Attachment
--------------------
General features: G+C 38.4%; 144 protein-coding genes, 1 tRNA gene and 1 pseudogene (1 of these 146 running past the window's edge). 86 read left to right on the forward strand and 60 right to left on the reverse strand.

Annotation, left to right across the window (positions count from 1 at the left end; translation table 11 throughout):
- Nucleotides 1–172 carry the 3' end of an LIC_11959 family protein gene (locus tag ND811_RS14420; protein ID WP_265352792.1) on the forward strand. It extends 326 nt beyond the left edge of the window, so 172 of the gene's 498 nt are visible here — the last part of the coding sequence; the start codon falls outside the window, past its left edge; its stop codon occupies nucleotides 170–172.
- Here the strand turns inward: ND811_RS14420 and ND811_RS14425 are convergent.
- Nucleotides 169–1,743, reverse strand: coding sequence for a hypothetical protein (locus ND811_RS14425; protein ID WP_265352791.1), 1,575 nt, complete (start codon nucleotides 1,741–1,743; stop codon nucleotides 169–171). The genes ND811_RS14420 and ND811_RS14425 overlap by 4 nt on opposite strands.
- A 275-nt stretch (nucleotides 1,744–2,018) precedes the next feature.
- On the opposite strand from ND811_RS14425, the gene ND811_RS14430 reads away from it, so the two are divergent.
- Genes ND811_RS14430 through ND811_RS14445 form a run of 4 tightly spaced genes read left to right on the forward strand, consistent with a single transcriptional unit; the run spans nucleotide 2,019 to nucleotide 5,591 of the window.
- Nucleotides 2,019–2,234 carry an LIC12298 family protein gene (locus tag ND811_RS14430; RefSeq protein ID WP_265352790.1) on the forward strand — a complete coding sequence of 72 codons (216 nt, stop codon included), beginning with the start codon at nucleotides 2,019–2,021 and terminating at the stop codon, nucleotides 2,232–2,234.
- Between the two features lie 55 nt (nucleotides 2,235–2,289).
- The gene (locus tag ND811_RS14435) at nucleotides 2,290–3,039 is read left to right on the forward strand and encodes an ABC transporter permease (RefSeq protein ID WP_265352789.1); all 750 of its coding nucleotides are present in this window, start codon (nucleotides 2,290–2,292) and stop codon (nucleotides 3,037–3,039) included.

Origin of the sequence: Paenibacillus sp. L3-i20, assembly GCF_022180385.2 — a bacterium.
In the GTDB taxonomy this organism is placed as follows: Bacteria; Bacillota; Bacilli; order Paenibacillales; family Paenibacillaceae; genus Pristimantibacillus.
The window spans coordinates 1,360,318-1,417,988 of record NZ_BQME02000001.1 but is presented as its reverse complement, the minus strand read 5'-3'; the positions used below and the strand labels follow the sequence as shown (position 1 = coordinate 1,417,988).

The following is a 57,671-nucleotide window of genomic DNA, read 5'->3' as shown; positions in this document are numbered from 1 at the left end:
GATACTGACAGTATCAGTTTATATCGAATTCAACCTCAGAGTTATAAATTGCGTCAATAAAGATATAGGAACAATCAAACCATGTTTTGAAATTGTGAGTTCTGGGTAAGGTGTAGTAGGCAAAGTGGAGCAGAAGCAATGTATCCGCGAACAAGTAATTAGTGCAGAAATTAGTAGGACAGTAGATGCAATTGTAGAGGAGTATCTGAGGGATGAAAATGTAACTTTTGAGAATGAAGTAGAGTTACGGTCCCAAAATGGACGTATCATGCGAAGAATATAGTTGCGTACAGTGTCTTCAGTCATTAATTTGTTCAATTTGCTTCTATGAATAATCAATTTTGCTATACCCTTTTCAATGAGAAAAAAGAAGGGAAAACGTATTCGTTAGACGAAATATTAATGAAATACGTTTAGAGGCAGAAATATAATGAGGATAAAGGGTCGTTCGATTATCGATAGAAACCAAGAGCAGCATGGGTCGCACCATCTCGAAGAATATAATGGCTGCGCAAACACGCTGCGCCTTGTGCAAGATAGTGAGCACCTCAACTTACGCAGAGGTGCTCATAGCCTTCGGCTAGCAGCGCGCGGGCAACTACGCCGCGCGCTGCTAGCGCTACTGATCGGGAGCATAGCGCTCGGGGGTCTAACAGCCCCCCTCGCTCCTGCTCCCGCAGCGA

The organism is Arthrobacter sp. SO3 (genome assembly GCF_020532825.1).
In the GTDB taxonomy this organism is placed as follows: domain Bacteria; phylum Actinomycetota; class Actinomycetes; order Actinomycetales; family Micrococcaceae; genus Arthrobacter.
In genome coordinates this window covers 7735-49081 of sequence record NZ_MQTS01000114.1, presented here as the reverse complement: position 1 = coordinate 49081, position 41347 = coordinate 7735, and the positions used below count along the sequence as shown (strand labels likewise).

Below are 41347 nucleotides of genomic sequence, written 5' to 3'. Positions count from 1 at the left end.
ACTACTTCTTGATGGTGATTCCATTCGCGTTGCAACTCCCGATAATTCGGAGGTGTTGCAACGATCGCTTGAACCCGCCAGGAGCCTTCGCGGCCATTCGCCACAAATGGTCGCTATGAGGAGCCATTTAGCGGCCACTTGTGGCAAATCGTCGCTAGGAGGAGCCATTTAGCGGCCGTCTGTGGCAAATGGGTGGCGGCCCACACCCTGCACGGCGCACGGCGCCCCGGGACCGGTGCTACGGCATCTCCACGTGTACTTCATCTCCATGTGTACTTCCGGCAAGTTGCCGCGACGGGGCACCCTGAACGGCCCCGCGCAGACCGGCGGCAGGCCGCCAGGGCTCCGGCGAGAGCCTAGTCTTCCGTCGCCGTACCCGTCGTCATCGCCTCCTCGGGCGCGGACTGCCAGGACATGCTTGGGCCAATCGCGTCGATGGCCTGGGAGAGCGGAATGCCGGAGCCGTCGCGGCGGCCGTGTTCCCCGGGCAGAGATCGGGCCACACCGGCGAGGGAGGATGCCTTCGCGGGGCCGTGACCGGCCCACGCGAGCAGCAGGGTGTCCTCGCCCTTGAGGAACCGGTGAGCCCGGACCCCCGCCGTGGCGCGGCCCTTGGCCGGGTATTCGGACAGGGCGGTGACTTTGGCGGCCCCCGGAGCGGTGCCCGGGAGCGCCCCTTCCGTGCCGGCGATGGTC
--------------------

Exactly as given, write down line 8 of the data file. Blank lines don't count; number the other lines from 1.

- Genes ND811_RS14430 through ND811_RS14445 form a run of 4 tightly spaced genes read left to right on the forward strand, consistent with a single transcriptional unit; the run spans nucleotide 2,019 to nucleotide 5,591 of the window.